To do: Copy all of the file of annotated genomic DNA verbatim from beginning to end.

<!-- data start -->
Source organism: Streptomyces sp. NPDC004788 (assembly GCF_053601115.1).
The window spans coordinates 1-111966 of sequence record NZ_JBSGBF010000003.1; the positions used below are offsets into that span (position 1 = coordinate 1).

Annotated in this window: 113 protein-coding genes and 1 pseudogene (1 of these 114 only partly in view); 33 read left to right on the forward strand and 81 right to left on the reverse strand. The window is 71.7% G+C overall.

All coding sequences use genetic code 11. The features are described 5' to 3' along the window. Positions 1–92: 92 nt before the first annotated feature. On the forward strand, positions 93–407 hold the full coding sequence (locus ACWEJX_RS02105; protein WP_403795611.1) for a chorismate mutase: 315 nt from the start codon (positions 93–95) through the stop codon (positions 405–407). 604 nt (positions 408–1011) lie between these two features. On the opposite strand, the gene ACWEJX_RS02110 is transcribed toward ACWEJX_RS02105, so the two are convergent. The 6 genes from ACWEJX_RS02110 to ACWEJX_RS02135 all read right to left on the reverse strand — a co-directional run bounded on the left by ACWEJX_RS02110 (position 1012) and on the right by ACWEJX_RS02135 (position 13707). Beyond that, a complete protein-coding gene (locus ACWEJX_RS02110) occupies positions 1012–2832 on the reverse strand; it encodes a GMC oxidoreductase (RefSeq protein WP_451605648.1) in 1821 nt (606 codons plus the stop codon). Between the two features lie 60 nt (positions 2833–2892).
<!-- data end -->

Source organism: Streptomyces sp. NPDC004788 (assembly GCF_053601115.1).
The window spans coordinates 1-111966 of sequence record NZ_JBSGBF010000003.1; the positions used below are offsets into that span (position 1 = coordinate 1).

Annotated in this window: 113 protein-coding genes and 1 pseudogene (1 of these 114 only partly in view); 33 read left to right on the forward strand and 81 right to left on the reverse strand. The window is 71.7% G+C overall.

All coding sequences use genetic code 11. The features are described 5' to 3' along the window. Positions 1–92: 92 nt before the first annotated feature. On the forward strand, positions 93–407 hold the full coding sequence (locus ACWEJX_RS02105; protein WP_403795611.1) for a chorismate mutase: 315 nt from the start codon (positions 93–95) through the stop codon (positions 405–407). 604 nt (positions 408–1011) lie between these two features. On the opposite strand, the gene ACWEJX_RS02110 is transcribed toward ACWEJX_RS02105, so the two are convergent. The 6 genes from ACWEJX_RS02110 to ACWEJX_RS02135 all read right to left on the reverse strand — a co-directional run bounded on the left by ACWEJX_RS02110 (position 1012) and on the right by ACWEJX_RS02135 (position 13707). Beyond that, a complete protein-coding gene (locus ACWEJX_RS02110) occupies positions 1012–2832 on the reverse strand; it encodes a GMC oxidoreductase (RefSeq protein WP_451605648.1) in 1821 nt (606 codons plus the stop codon). Between the two features lie 60 nt (positions 2833–2892).